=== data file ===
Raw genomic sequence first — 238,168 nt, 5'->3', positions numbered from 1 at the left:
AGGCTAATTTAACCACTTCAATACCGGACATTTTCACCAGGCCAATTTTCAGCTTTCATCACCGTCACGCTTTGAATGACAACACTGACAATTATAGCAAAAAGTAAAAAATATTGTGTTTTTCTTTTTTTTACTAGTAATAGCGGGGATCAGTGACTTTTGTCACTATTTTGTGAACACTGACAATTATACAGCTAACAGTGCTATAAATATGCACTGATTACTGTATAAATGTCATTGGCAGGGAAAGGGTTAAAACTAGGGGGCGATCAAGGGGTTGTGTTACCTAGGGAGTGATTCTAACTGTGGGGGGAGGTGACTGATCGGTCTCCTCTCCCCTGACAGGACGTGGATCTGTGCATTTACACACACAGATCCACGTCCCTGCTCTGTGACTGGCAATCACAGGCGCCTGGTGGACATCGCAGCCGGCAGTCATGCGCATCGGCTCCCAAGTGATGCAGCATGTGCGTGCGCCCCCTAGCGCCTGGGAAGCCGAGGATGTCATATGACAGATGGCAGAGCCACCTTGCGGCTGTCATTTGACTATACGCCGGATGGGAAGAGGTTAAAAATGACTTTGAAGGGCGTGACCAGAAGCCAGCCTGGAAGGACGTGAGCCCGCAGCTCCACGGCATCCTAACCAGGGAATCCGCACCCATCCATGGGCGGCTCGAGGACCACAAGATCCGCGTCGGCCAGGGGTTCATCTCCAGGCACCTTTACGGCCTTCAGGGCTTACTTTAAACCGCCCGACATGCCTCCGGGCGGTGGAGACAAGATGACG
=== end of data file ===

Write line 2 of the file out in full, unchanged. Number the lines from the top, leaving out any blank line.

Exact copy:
AGGCTAATTTAACCACTTCAATACCGGACATTTTCACCAGGCCAATTTTCAGCTTTCATCACCGTCACGCTTTGAATGACAACACTGACAATTATAGCAAAAAGTAAAAAATATTGTGTTTTTCTTTTTTTTACTAGTAATAGCGGGGATCAGTGACTTTTGTCACTATTTTGTGAACACTGACAATTATACAGCTAACAGTGCTATAAATATGCACTGATTACTGTATAAATGTCATTGGCAGGGAAAGGGTTAAAACTAGGGGGCGATCAAGGGGTTGTGTTACCTAGGGAGTGATTCTAACTGTGGGGGGAGGTGACTGATCGGTCTCCTCTCCCCTGACAGGACGTGGATCTGTGCATTTACACACACAGATCCACGTCCCTGCTCTGTGACTGGCAATCACAGGCGCCTGGTGGACATCGCAGCCGGCAGTCATGCGCATCGGCTCCCAAGTGATGCAGCATGTGCGTGCGCCCCCTAGCGCCTGGGAAGCCGAGGATGTCATATGACAGATGGCAGAGCCACCTTGCGGCTGTCATTTGACTATACGCCGGATGGGAAGAGGTTAAAAATGACTTTGAAGGGCGTGACCAGAAGCCAGCCTGGAAGGACGTGAGCCCGCAGCTCCACGGCATCCTAACCAGGGAATCCGCACCCATCCATGGGCGGCTCGAGGACCACAAGATCCGCGTCGGCCAGGGGTTCATCTCCAGGCACCTTTACGGCCTTCAGGGCTTACTTTAAACCGCCCGACATGCCTCCGGGCGGTGGAGACAAGATGACG